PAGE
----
Belmont Yard Sales: May 30–31

Photo: Yard sales in Belmont.

Yard sales in the “Town of Homes.” 

• 96 Agassiz Ave., Saturday, May 30, from 9 a.m. to 1 p.m.

• 151 Beech St., Saturday, May 30, from 9 a.m. to 3 p.m.

• 30 Clark St., Saturday, May 30, from 9 a.m. to 1 p.m.

• 30 Davis Rd., Sunday, May 31, 10 a.m. to 3 p.m.

• 13 Harvard Rd., Saturday, May 30, from 8 a.m. to 2 p.m.

• 6 Hillside Terr., Saturday, May 30, from 8:30 a.m. to noon.

• 30 Moraine St., Saturday and Sunday, May 30 and 31, 9 a.m. to 3 p.m.

• 179 Trapelo Rd., Saturday and Sunday, May 30 and 31, noon to 4 p.m.

• 449 Trapelo Rd., Sunday, May 31, 9 a.m. to 1 p.m.

• 88 Winn St., Saturday, May 30, from 9 a.m. to 3 p.m.

Selectmen, Minus One, Unwilling to Replay Solar Fight at Town Meeting

Photo: Jim Williams (left) and Mark Paolillo.

Telling their new colleague revisiting a contentious Solar Amendment at the reconvened Town Meeting on Monday, June 1 is “not a good use of Town Meeting’s time,” the Belmont Board of Selectmen voted 2-1 to recommend unfavorable action on a motion to reconsider to bring the amendment back before the town’s legislative body.

During the debate, held at the Board’s meeting on Thursday, May 28, at the Beech Street Center, Selectman Jim Williams – who will bring the motion before Town Meeting next week – contend that the vote by Town Meeting on May 4 to “postponed indefinitely” the amendment was an example of “tantrum management” where personal attacks were launched to stifle a debate opponents didn’t want.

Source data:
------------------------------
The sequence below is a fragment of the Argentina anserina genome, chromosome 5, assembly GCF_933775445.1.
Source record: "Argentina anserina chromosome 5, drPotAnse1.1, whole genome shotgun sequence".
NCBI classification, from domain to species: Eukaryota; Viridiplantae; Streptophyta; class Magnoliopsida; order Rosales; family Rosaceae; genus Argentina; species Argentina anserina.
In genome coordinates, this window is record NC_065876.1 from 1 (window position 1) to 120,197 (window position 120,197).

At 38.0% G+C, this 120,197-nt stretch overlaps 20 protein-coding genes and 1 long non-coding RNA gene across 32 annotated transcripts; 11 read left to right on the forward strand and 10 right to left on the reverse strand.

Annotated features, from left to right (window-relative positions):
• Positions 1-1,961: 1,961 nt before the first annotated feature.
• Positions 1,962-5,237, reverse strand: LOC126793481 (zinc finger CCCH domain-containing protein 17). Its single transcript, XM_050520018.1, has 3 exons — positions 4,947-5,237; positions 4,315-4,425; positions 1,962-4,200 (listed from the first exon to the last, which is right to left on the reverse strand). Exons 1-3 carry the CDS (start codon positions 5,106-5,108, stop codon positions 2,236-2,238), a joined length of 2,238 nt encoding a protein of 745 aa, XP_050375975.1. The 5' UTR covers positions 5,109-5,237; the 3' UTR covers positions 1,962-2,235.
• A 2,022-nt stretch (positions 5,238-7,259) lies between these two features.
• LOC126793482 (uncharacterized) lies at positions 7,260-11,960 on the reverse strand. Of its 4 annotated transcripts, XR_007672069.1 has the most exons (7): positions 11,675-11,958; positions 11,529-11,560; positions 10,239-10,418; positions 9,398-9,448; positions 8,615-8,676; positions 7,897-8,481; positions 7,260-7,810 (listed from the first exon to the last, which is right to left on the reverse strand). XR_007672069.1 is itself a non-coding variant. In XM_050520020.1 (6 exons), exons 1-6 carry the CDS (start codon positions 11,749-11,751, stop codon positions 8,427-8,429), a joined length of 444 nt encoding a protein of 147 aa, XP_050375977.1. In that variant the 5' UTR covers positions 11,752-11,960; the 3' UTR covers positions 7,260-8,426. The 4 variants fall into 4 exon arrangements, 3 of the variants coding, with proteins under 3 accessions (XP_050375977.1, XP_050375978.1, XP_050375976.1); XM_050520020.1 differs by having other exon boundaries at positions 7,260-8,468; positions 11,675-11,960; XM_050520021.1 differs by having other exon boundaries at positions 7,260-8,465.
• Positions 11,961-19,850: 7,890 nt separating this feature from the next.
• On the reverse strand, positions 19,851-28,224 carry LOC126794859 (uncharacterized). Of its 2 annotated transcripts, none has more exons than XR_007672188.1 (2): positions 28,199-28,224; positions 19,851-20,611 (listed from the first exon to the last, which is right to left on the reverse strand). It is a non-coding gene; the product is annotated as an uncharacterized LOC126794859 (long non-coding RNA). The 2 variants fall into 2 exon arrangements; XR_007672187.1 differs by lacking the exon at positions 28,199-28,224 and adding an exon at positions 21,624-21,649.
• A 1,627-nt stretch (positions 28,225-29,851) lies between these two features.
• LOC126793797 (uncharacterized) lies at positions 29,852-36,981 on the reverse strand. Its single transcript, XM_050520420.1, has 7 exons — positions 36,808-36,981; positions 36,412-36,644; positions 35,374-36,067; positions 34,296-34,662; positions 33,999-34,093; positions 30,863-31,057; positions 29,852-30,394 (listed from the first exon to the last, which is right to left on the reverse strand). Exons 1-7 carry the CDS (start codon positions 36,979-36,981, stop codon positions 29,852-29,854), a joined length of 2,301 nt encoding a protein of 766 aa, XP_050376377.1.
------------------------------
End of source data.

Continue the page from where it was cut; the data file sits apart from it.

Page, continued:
Yet for the two selectmen opposing the motion, a Solar Amendment “reboot” would be the wrong message to bring to resolving the issue of net metering in Belmont.

“We want to focus on the future, not the past,” said Selectman Mark Paolillo, who with Chair Sami Baghdady, voted to recommend not rehearing the debate.

Saying that he is committed to reaching the “right measure” on solar power pricing by committing to a relatively short public process to determine a long-term policy by October, Baghdady added that the reconsider motion “only creates perfect division in town.”

Paolillo restated an argument made by several Town Meeting members earlier in May that the amendment, requiring the town to approve a yet-to-be created state legislation on net metering, as “completely flawed to begin with.”